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Understanding and Calculating Alimony in Michigan

Understanding and Calculating Alimony in Michigan

05 / April 2022

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Understanding and Calculating Alimony in Michigan

When spouses in Michigan get divorced, one of the parties may be able to seek spousal support, which is also known as alimony or spousal maintenance. Whether you have questions about your requirement to pay alimony, or you need assistance seeking alimony, one of our Michigan divorce attorneys can speak with you today about your circumstances.

Alimony or Spousal Support Under Michigan Law

Under Michigan law, in an action for divorce or separation, the court may order either spouse to pay alimony, based on a number of factors, both after the divorce is final and during the proceedings. The statute also clarifies that the court can cancel alimony if the receiving spouse gets remarried.

In other words, the court can order that one of the spouses provide alimony or support for the other spouse during the divorce case and afterward, and the court can terminate alimony once the receiving party remarries. Alimony or spousal support is designed to ensure that the receiving spouse is able to meet his or her financial needs during the divorce case and after the divorce is finalized.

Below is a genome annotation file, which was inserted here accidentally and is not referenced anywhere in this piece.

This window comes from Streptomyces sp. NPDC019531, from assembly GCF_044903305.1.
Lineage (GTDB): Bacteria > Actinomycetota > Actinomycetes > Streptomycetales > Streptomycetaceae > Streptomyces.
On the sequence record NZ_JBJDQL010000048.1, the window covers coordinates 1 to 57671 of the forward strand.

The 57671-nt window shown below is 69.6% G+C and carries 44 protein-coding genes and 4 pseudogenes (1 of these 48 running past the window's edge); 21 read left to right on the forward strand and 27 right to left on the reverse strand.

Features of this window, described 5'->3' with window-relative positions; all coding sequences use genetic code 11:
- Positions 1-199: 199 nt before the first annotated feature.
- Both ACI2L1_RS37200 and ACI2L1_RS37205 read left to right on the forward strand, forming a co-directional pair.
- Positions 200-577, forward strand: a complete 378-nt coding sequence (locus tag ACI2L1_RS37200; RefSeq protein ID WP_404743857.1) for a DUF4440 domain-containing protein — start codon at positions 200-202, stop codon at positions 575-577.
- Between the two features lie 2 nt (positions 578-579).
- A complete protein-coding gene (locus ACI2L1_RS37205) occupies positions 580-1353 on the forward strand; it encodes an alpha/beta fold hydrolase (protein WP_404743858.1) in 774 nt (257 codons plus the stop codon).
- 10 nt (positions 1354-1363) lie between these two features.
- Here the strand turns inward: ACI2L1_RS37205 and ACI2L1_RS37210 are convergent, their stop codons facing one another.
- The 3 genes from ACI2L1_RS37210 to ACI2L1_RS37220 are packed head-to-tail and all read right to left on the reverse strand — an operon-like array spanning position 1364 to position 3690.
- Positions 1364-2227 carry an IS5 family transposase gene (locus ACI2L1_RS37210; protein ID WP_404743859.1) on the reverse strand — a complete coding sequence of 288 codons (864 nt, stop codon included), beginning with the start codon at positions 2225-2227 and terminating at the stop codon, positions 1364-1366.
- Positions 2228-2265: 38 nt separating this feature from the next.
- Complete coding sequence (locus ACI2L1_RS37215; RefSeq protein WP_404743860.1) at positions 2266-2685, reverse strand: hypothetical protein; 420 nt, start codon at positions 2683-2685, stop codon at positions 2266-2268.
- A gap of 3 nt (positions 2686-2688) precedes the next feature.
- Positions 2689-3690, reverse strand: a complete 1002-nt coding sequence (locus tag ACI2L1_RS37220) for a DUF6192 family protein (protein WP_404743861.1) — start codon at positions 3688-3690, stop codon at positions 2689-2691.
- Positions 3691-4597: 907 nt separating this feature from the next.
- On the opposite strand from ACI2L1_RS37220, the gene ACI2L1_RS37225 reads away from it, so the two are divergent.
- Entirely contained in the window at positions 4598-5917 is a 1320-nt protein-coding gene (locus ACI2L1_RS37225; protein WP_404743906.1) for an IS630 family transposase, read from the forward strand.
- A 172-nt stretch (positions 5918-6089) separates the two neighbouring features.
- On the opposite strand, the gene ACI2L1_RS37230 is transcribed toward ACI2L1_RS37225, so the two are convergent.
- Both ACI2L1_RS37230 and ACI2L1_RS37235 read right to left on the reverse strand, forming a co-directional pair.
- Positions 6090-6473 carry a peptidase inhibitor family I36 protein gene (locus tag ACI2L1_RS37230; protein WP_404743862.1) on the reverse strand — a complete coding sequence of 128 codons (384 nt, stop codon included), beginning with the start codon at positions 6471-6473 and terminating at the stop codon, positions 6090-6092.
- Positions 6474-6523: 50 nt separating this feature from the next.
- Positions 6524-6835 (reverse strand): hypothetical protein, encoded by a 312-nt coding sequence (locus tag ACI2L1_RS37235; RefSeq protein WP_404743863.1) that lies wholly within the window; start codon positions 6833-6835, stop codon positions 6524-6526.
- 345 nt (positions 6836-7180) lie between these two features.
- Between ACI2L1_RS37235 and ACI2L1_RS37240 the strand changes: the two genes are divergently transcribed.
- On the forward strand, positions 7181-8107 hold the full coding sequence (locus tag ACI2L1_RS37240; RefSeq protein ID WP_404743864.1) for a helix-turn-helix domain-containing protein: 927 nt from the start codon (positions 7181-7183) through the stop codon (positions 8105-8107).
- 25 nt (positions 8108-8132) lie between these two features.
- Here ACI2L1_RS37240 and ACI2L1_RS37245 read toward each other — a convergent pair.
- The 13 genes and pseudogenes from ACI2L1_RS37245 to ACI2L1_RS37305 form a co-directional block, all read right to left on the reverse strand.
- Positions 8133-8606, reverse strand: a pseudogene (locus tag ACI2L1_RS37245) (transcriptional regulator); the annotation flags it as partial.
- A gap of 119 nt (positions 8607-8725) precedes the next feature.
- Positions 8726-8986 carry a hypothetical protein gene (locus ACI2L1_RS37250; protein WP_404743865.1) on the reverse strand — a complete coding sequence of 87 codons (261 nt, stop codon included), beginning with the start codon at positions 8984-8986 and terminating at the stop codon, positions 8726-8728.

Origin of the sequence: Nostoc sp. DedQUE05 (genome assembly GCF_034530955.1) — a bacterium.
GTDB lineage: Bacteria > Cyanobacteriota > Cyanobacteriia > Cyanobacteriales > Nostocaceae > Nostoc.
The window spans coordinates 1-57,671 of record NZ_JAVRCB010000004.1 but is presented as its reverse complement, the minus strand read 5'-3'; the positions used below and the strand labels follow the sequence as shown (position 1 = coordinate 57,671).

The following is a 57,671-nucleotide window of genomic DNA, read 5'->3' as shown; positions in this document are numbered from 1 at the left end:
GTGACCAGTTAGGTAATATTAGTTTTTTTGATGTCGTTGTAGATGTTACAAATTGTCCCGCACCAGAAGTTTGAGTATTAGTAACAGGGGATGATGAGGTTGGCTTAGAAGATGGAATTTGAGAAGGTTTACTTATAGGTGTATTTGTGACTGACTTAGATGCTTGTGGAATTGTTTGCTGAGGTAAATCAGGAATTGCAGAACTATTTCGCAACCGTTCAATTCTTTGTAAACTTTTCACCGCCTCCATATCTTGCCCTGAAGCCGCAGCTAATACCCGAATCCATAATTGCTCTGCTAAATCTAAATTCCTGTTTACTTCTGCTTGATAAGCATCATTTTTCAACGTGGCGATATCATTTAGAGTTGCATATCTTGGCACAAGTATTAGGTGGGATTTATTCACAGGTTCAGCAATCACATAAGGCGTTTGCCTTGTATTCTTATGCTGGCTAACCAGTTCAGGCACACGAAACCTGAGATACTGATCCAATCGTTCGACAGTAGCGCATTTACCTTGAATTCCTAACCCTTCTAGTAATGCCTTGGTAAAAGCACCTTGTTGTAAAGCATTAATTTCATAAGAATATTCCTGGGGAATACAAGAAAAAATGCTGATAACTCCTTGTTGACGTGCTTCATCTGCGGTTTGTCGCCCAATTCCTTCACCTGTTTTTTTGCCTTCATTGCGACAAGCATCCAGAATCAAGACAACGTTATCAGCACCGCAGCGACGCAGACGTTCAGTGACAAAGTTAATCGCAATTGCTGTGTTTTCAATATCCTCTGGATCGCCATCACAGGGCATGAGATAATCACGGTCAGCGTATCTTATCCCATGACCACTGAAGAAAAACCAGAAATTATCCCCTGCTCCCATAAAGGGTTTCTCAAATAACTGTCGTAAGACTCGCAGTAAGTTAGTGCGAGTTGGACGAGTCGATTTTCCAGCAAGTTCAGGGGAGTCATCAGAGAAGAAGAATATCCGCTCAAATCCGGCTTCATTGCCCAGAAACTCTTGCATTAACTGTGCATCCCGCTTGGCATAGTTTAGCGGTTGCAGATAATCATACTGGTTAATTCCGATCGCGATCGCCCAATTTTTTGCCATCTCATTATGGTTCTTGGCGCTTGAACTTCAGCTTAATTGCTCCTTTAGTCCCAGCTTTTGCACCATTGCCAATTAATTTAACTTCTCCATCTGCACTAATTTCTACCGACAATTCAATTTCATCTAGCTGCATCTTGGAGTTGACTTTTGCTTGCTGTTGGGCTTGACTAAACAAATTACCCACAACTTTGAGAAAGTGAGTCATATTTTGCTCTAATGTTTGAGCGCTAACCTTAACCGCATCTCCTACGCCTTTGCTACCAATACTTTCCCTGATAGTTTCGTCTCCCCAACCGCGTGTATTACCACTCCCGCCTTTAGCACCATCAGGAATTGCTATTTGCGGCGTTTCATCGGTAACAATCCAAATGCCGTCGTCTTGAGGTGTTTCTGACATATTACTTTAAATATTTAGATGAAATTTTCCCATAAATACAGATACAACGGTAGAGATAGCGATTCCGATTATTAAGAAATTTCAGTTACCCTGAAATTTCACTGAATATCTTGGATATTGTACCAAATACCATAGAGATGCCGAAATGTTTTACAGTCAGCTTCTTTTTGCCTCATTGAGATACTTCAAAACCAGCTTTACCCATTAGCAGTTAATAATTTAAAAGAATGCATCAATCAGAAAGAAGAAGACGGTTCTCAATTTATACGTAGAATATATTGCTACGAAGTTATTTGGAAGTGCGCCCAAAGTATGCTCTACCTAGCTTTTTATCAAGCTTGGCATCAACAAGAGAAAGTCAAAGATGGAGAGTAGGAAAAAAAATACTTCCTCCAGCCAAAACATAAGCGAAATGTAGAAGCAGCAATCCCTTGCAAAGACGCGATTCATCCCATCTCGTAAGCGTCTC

Calculating the Duration and Amount of Alimony or Spousal Support in Michigan

Michigan law clarifies that spousal support amount and duration will depend upon the particular facts of the case. In order for a court to reach the question of the amount and duration of support, the party seeking alimony must first request it, and then the court must determine that a support award is appropriate and fair under the circumstances. Generally speaking, when spousal support is determined to be appropriate, it can be paid in one of the following ways:

  • Temporary support;
  • Periodic support;
  • Permanent support; or
  • Gross, or lump-sum support.

There is no specific formula in Michigan for calculating spousal support or alimony, and courts can consider a wide variety of factors in determining the appropriate amount and duration, such as:

  • Length of the marriage;
  • Ability of each spouse to work;
  • Spouses’ past conduct;
  • Property awarded to each spouse through property distribution in the divorce;
  • Age of each party;
  • Health of each party;
  • Financial circumstances and needs of each party;
  • Standard of living established during the marriage; and
  • Each party’s contribution to the marriage.

Alimony Taxation in Michigan

Under relatively recent changes to U.S. tax law, the way in which alimony or support payments are taxed has changed. The party who pays alimony will have to pay taxes on that amount, while the party receiving alimony will not have to count it as income and will not have to pay taxes on it. Formerly, the party receiving alimony was the spouse who paid taxes on the amount received.

Contact Our Michigan Alimony Attorneys Today

If you need assistance with alimony, including modifications of existing support awards, one of our Michigan divorce lawyers can assist you. Contact Iafrate & Salassa, P.C. for more information about spousal support in Michigan.

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